So I did an informal survey amongst my clients about a Commercial Gym Vs. Home Gym. Putting cost aside (because that’ll probably need its own blog post), these were the most popular responses.
Pros of Going to a Commercial Gym:
1. People-watching from the elliptical (Admit it.)
2. Pressure to push a little harder so you look like a real badass.
3. Access to different machines, weights, etc.
Cons of Going to a Commercial Gym (tip of the iceberg):
1. The commute – You’re already not feeling your 6am workout. A drive to a gym might just be the hurdle that makes you hit the snooze button. And if there’s not parking...well, let’s just say it wouldn’t be pretty.
2. Stinkiness – put that many sweaty humans in the same room and that’s what you get.
3. The guy grunting….like this guy.... – Seriously. Why?
4. The dude who is always curling in the squat rack (should have his membership revoked!)
Pros of a Home Gym
1. No need to get dressed up. Those old bleached sweatpants will be just fine.
2. Your own shower and fridge for your post-workout grooming regimen and power meal
3. Choice of music. Maybe hearing Rihanna on repeat is not your thing?
4. It’s always open.
5. Décor. Wouldn’t it be nice to choose the poster you stare at while doing cardio?
(Perceived) Cons of a Home Gym (ß you see what I did there?)
1. Not enough space
2. No expensive fitness equipment
3. Lack of direction
So from the title of this post, you know I’m going to tell you that home gyms are great. Distance coaching gives my clients a lot of flexibility with schedule and availability. My programs can also be used virtually anywhere there are a few basic tools. Why have a restriction on what time you can workout or wait around for your turn in the Squat Rack?
You think you need this
but really you could get away with this
DIY for Creating a Home Gym
Like a well-balanced meal, every workout should consist of some combination of the following elements so every gym should have the basic tools for each of these areas:
1. Mobility/Stability/Movement (this is the stuff that helps us feel good and function better)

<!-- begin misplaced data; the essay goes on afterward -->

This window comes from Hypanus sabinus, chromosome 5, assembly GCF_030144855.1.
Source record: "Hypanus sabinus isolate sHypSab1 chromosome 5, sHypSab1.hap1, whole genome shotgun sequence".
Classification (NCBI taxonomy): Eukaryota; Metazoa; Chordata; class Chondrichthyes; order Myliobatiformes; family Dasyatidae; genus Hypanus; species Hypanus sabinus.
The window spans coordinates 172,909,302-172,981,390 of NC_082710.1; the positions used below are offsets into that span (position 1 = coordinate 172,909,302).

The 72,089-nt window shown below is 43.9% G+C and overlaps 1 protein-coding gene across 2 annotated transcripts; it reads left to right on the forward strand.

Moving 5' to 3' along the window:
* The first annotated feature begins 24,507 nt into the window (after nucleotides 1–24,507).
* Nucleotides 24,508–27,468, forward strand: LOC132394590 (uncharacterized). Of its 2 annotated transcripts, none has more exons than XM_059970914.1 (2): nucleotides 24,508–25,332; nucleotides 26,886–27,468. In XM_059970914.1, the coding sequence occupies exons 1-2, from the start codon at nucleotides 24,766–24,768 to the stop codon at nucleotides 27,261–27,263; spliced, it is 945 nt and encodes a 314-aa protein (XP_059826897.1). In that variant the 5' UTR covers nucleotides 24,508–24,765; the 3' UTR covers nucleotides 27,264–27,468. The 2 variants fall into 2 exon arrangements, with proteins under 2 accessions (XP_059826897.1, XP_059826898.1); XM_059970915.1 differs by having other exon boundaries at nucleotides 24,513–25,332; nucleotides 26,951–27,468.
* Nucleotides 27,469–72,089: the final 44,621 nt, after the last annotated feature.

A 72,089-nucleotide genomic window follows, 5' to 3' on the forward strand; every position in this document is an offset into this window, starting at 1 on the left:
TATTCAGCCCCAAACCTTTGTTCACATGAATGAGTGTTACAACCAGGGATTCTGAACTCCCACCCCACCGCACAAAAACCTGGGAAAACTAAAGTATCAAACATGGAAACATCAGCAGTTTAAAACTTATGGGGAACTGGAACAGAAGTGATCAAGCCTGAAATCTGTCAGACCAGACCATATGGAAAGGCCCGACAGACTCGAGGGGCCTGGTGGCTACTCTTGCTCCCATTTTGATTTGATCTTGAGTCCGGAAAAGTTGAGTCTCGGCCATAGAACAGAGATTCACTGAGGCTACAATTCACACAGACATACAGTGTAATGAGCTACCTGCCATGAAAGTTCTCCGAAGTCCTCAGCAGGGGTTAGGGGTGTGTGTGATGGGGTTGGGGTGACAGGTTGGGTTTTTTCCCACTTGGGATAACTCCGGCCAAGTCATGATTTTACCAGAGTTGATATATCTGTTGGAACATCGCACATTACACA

Tools Needed: Foam Roller, stretch band, A Jump Rope, Hurdles, Kettlebells (small) and/or Minibands.
This phase of your workout will require the most amount of space, which isn’t much. Pushing the coffee table against a living wall or clearing off the deck would do it, or parking your car in the driveway instead of the garage if you really want to posh it up.
2. Power (because not all of us are 25 anymore and we lose power with age...damn!)
Tools: Medicine Balls, Barbells, Plate Weight, Bumper Plates, Kettlebells, Hurdles and/or Boxes (for jumping on)
These tools are so versatile that this selection would probably be all you ever needed for most of my programs. But even just a couple of these will start you out. If it feels like too much of an investment, I recommend starting with a couple of these basics and then phasing in more toys every couple of months. This also keeps it new and fun.
I prefer Kettlebells to Dumbbells, because they’re versatile and space efficient and you don’t need as big of a selection of Kettlebells. Also, the TRX is really the Swiss army knife of fitness tools, since you can do a litany of exercises with it. And the pull-up bar doesn’t take much space and is key to a home gym.
Look for my upcoming blog about how to use a combination of these fitness tools to create a well-rounded home workout.